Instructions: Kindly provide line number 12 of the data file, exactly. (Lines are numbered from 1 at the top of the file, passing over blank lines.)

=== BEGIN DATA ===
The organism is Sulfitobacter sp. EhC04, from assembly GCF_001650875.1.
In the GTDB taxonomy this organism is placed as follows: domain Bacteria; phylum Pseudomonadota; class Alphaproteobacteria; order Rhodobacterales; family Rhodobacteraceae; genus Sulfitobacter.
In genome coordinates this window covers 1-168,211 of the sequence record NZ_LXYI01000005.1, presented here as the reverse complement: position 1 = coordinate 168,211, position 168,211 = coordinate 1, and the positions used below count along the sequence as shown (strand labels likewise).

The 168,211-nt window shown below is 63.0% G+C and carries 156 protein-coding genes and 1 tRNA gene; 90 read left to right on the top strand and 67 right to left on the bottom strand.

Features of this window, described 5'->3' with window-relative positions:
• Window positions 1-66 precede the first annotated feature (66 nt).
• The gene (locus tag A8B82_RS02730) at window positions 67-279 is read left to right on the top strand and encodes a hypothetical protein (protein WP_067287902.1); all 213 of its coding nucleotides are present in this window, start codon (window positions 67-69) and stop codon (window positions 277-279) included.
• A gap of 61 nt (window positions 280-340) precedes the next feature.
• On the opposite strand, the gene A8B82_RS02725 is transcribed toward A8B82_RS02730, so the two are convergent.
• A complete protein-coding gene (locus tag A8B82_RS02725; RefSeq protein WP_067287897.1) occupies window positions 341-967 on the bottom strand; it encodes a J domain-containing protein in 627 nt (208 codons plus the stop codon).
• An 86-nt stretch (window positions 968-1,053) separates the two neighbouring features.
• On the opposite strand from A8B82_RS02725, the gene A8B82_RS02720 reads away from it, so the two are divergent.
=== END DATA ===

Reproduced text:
• On the opposite strand from A8B82_RS02725, the gene A8B82_RS02720 reads away from it, so the two are divergent.